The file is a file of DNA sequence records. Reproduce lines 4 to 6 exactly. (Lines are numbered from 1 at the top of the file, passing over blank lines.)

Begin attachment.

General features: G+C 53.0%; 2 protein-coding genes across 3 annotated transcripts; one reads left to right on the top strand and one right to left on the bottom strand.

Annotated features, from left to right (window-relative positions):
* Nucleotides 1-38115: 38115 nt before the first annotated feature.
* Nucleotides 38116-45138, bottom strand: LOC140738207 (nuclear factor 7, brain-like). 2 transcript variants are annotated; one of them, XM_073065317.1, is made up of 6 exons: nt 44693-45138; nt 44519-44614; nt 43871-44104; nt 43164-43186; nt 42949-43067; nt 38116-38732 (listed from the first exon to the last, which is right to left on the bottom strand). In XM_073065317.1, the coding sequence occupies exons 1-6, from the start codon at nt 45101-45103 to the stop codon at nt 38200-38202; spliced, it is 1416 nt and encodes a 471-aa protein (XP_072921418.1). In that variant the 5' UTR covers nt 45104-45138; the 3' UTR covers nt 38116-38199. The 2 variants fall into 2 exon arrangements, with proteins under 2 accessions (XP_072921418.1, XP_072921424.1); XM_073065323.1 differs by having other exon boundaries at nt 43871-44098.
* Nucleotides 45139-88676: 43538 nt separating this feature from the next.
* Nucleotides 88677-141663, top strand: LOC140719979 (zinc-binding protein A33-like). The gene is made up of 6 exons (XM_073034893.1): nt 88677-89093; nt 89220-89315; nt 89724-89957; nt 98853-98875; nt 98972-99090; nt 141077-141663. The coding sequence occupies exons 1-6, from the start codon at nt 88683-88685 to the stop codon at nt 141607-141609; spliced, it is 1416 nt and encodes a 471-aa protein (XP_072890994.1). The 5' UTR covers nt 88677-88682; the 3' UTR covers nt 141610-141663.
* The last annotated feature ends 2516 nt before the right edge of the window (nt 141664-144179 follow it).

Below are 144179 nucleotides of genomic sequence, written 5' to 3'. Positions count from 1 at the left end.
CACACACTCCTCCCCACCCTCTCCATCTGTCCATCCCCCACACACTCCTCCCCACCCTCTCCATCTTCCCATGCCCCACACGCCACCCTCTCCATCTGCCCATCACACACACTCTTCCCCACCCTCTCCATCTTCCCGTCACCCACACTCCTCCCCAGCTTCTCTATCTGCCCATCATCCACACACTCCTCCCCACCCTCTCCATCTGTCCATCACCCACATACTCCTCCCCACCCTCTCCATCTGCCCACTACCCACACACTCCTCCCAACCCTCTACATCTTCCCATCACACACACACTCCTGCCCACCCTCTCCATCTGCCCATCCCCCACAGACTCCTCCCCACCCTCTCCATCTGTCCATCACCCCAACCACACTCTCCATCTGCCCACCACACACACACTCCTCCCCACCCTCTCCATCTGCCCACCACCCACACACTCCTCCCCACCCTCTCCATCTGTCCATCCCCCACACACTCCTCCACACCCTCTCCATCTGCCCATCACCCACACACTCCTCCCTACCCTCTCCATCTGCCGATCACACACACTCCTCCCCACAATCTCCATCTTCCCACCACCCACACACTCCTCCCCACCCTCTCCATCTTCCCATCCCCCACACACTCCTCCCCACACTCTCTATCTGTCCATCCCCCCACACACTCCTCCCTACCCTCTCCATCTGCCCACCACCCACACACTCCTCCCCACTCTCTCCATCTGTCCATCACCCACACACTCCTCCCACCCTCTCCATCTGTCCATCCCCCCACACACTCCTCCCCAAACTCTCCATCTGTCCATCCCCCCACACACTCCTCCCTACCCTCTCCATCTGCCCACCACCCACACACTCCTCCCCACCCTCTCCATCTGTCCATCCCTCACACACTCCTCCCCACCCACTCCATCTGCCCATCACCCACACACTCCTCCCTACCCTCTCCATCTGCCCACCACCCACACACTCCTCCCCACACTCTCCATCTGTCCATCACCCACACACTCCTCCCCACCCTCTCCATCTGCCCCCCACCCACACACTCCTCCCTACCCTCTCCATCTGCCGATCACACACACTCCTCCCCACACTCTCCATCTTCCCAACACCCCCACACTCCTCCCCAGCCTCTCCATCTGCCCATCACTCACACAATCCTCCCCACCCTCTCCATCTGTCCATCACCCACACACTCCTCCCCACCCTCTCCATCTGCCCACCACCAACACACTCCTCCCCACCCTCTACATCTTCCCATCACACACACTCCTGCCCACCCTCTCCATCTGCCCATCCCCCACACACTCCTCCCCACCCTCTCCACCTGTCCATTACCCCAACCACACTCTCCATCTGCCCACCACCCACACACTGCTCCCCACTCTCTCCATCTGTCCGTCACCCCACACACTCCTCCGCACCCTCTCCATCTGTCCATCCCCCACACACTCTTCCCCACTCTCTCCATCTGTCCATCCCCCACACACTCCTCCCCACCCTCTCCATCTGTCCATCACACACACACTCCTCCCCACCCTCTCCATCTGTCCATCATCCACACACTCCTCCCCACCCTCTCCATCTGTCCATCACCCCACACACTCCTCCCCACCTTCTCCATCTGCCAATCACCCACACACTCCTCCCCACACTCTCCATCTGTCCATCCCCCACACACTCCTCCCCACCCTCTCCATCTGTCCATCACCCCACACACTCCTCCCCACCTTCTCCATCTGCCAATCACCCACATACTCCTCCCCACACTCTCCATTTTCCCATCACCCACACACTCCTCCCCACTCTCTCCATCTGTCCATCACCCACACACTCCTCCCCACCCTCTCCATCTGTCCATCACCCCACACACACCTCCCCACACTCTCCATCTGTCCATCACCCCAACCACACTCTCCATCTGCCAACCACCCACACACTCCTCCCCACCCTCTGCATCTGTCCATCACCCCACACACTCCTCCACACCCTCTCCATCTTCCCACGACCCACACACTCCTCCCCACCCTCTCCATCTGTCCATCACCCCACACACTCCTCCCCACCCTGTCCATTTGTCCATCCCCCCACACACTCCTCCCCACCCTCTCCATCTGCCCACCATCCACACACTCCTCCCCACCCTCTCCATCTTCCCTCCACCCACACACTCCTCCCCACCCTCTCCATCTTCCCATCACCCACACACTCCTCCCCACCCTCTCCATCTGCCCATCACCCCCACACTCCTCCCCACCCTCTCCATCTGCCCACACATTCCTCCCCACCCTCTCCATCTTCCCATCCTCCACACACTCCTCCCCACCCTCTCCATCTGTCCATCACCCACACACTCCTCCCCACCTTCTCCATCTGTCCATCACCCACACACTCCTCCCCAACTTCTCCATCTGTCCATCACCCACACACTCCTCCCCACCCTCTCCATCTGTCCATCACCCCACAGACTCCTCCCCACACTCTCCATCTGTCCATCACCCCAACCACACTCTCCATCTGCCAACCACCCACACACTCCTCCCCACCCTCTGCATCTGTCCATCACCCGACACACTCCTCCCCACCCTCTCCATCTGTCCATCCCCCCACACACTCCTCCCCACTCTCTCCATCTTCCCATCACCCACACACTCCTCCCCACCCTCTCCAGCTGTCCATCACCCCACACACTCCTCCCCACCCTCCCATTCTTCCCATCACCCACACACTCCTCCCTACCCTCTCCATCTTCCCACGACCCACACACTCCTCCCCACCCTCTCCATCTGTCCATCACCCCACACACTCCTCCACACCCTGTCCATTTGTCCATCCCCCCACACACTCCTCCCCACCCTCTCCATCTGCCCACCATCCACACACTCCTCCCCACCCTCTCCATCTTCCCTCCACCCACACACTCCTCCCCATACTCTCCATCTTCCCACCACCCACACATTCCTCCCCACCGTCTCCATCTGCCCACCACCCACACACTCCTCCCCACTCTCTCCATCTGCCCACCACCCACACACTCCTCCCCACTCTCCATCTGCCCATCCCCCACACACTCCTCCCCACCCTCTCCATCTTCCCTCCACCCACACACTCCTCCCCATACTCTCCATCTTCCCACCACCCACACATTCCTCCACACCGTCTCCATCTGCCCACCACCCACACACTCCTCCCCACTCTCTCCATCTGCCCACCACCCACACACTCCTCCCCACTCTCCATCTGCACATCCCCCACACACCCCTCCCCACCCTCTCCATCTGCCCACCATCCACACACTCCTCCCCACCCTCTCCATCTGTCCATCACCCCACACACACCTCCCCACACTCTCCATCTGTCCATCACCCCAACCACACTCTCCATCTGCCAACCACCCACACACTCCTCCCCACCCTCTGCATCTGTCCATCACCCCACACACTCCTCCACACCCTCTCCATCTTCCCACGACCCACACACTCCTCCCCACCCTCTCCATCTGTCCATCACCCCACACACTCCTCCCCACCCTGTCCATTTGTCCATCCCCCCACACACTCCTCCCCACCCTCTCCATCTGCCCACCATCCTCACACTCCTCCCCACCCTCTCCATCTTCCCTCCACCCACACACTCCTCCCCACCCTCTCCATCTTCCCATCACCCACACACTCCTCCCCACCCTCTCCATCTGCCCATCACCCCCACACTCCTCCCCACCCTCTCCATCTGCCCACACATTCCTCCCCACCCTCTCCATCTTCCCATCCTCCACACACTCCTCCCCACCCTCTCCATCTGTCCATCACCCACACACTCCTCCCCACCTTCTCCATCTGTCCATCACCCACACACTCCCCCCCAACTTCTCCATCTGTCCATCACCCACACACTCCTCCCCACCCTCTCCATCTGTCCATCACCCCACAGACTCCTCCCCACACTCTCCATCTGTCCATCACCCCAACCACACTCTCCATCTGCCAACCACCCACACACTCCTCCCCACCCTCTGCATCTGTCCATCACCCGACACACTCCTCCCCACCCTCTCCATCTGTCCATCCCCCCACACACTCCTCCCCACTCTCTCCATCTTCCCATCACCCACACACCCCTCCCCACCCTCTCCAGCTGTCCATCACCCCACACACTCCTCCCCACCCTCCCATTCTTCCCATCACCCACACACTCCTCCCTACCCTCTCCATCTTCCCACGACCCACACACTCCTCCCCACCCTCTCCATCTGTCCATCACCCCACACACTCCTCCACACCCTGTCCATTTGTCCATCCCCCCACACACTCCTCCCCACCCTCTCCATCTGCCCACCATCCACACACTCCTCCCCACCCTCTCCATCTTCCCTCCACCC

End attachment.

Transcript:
* Nucleotides 38116-45138, bottom strand: LOC140738207 (nuclear factor 7, brain-like). 2 transcript variants are annotated; one of them, XM_073065317.1, is made up of 6 exons: nt 44693-45138; nt 44519-44614; nt 43871-44104; nt 43164-43186; nt 42949-43067; nt 38116-38732 (listed from the first exon to the last, which is right to left on the bottom strand). In XM_073065317.1, the coding sequence occupies exons 1-6, from the start codon at nt 45101-45103 to the stop codon at nt 38200-38202; spliced, it is 1416 nt and encodes a 471-aa protein (XP_072921418.1). In that variant the 5' UTR covers nt 45104-45138; the 3' UTR covers nt 38116-38199. The 2 variants fall into 2 exon arrangements, with proteins under 2 accessions (XP_072921418.1, XP_072921424.1); XM_073065323.1 differs by having other exon boundaries at nt 43871-44098.
* Nucleotides 45139-88676: 43538 nt separating this feature from the next.
* Nucleotides 88677-141663, top strand: LOC140719979 (zinc-binding protein A33-like). The gene is made up of 6 exons (XM_073034893.1): nt 88677-89093; nt 89220-89315; nt 89724-89957; nt 98853-98875; nt 98972-99090; nt 141077-141663. The coding sequence occupies exons 1-6, from the start codon at nt 88683-88685 to the stop codon at nt 141607-141609; spliced, it is 1416 nt and encodes a 471-aa protein (XP_072890994.1). The 5' UTR covers nt 88677-88682; the 3' UTR covers nt 141610-141663.